Long-acting opioid therapy linked to increased mortality risk
Patients with chronic, noncancer pain who were treated with long-acting opioid therapy had a 1.6 times greater risk of death.
Prescription of long-acting opioid medications for chronic, noncancer pain is associated with an increased risk of all-cause mortality when compared to alternative medications, according to research published in JAMA.
Wayne A. Ray, PhD, Vanderbilt University School of Medicine, Nashville, and colleagues conducted a retrospective cohort study of Tennessee Medicaid patients with chronic, noncancer pain between 1999 and 2012. Patients had received either long-acting opioid therapy or comparable therapy with either an analgesic anticonvulsant or low-dose cyclic antidepressant. Patients had not received palliative or end-of-life care.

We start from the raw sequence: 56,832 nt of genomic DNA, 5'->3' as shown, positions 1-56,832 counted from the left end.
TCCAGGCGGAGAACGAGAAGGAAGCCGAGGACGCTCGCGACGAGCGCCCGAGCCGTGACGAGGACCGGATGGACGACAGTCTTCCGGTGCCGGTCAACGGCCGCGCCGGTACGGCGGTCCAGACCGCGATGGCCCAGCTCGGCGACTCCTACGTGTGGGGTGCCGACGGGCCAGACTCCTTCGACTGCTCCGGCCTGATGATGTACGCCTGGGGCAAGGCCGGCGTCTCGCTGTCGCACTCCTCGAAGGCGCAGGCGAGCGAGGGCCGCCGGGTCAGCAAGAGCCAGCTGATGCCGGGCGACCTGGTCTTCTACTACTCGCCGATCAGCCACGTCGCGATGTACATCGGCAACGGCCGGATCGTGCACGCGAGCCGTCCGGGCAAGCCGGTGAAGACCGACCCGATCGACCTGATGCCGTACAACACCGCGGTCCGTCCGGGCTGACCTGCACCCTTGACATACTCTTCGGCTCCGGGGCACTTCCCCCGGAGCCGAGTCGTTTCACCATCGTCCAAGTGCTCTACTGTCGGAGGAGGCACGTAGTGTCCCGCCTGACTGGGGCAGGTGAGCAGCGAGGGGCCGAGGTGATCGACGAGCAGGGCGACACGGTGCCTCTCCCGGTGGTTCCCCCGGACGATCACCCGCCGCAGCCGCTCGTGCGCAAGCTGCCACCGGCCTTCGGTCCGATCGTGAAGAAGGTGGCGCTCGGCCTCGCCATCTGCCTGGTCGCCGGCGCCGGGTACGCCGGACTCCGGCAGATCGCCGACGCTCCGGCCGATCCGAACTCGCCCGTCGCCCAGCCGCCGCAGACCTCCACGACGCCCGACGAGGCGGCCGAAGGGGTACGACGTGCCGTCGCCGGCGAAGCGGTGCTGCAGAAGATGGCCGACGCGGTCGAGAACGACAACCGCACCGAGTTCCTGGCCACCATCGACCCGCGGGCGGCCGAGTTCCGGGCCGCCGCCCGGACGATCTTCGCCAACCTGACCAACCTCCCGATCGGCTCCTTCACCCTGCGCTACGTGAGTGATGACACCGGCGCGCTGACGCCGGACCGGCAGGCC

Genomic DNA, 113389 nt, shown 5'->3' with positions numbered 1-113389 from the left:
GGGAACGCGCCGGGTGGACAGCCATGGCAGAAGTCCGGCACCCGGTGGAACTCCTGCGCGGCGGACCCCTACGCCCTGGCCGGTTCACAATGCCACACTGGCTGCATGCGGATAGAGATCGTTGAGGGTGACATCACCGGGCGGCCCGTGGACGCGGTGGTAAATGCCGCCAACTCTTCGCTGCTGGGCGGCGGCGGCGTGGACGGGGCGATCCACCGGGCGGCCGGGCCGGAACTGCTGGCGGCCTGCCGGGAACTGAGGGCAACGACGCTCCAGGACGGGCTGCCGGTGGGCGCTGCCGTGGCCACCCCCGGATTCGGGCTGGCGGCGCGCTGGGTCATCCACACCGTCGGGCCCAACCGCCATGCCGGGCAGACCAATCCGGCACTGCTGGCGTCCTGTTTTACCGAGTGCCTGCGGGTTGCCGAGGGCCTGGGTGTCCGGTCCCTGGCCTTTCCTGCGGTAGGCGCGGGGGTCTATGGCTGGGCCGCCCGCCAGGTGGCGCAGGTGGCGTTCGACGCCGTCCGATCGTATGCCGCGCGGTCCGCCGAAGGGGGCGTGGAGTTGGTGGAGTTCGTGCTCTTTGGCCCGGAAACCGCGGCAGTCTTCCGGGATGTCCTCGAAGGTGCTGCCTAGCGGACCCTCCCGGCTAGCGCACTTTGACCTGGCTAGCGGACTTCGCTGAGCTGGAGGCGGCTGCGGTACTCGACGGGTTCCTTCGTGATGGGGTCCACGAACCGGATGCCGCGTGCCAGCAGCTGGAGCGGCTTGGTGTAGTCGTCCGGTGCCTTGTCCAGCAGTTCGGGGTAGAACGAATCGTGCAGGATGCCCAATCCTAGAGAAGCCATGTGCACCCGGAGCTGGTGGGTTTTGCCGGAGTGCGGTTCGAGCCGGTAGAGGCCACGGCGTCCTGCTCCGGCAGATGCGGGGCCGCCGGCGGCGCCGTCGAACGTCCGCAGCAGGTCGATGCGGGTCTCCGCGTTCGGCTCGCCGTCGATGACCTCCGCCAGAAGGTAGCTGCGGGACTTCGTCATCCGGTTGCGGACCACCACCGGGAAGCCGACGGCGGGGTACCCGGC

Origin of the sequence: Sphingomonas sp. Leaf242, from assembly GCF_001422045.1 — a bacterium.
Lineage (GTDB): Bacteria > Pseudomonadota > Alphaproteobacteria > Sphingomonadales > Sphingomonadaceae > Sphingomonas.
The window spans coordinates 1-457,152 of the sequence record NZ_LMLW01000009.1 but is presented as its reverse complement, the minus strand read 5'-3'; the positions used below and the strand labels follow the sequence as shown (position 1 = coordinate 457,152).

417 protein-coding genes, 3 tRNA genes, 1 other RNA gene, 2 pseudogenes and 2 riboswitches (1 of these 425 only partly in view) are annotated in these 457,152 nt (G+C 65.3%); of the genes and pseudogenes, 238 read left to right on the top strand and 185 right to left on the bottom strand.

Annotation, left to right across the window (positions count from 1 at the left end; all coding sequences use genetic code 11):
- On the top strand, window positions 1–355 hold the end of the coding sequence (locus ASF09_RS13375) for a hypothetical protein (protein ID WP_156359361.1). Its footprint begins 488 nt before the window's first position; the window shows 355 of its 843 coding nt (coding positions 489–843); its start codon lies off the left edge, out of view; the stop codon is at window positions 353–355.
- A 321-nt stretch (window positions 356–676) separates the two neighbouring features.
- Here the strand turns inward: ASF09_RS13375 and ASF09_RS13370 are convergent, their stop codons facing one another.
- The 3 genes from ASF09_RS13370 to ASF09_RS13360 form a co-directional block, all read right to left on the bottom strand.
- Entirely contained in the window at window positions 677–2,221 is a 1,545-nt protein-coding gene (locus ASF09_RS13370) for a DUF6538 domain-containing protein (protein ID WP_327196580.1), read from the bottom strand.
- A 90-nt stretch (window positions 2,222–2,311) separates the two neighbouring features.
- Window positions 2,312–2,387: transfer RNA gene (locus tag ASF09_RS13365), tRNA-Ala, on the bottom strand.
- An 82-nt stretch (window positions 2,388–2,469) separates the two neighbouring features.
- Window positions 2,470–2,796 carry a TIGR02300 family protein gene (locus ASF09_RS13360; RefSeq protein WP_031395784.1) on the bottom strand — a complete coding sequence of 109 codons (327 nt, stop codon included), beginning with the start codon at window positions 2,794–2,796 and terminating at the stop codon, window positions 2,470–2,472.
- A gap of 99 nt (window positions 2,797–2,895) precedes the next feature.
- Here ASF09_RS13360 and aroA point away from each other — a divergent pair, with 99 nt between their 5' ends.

The researchers found 22,912 new episodes of prescribed therapy for both long-acting opioids and control medications; 185 deaths were recorded in the long-acting opioid group, compared to 87 deaths recorded in the control group. Data analysis showed that patients who were prescribed long-acting opioid therapy had a 1.6 times greater risk of all-cause mortality and a 1.9 times greater risk of out-of-hospital death.
“More than two-thirds of the excess deaths were due to causes other than unintentional overdose; of these, more than one-half were cardiovascular deaths,” noted Dr Ray. “These findings should be considered when evaluating harms and benefits of treatment.”
- Ray WA, Chung CP, Murray KT, et al. Prescription of long-acting opioids and mortality in patients with chronic noncancer pain. JAMA. 2016;315(22):2415-2423; doi: 10.1001/jama.2016.7789